Javier TonattoJavier Tonatto (Argentina) has already completed one PA here at UC Davis with Prof. Steven Kaffka and has just recently started his second PA at United States Department of Agriculture (USDA) in Washington, DC. For his PA with Prof. Kaffka, who is an Extension Specialist in the Department of Plant Sciences and Director of the California Biomass Collaborative, Javier worked in the field helping plant biofuel “energy” crops (e.g., sweet sorghum) and then harvesting for field trials and also worked in the lab completing economic modeling for biofuel crops in the San Joaquin Valley in California. At USDA in DC, Javier will learn about USDA bioenergy programs, participate in project review meetings regarding the Department of Energy biofuels programs, and work on project planning for an upcoming sweet sorghum initiative with the Agricultural Research Service (ARS). He will also visit the USDA/ARS laboratory in Beltsville, MD where they work on research related to crop genetics, breeding, protection and management.

Victoria TorresVictoria Torres (Chile) is completing her 6 week PA at Columbia University in New York City. She is working with Glenn Denning, Professor of Professional Practice in International and Public Affairs; Director, MPA in Development Practice Program; and Director, Center on Globalization and Sustainable Development at the Earth Institute and the Institute of Latin American Studies (ILAS). ILAS is the center for research, teaching and discussion on Latin America at Columbia University. Its main goal is to bring together and provide resources for Columbia faculty, students and visiting scholars, recognizing the diversity of their interests and approaches while strengthening their links with Latin America and with communities of Latin American origin in the United States. In addition to seminars and lectures, Victoria recently participated in a field trip to the Rodale Institute, self-proclaimed as the “Birthplace of the Organic Movement in America”.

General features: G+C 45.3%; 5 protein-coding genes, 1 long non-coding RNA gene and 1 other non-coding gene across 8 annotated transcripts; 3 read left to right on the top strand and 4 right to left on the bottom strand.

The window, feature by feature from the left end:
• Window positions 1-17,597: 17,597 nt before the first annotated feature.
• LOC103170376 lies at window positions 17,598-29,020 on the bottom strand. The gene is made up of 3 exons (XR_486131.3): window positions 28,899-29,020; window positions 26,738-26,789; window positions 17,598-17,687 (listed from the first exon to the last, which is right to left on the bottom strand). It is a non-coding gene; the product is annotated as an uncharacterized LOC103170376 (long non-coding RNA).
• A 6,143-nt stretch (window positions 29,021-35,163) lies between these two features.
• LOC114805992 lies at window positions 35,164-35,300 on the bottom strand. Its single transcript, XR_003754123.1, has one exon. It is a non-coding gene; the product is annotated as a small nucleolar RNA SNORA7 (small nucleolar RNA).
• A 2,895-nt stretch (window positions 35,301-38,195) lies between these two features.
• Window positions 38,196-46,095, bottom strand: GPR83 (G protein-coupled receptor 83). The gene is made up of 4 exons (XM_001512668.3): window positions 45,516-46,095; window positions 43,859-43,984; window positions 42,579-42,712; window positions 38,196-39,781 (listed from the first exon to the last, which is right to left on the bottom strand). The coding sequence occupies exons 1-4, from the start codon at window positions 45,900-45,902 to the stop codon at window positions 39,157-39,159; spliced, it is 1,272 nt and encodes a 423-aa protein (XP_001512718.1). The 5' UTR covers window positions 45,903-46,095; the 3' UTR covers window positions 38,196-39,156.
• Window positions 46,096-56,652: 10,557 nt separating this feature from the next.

Queen TurnerQueen Turner (Botswana) is completing a PA at the Laidlaw Honeybee lab, working with Prof. Neal Williams. Dr. Williams is a professor in Ecology at UC Davis. The Laidlaw Honey Bee lab is the largest and most comprehensive state‐supported apiculture facility in North America and the only one in California. Queen will be learning about sampling protocol, database development, identification and collection of honeybees and plant specimens as well as working on field-based sampling. She has numerous field trips to conservation and farm sites in the region and is attending conferences, workshops and seminars. In May, Queen will be in Beltsville, MD with the USDA Bee Research Laboratory. There she will learn about field and laboratory diagnosis of parasitic mites, small hive beetles and brood diseases of honeybees. She will also learn about laboratory methods for definitive diagnosis of Nosema and other diseases. In addition, Queen will be learning more about colony management and and queen rearing as well as presenting her own work in Botswana to the UC Davis bee research team and the laboratory staff in Beltsville.


Honing Professional Skills: A Core Component of the Humphrey Program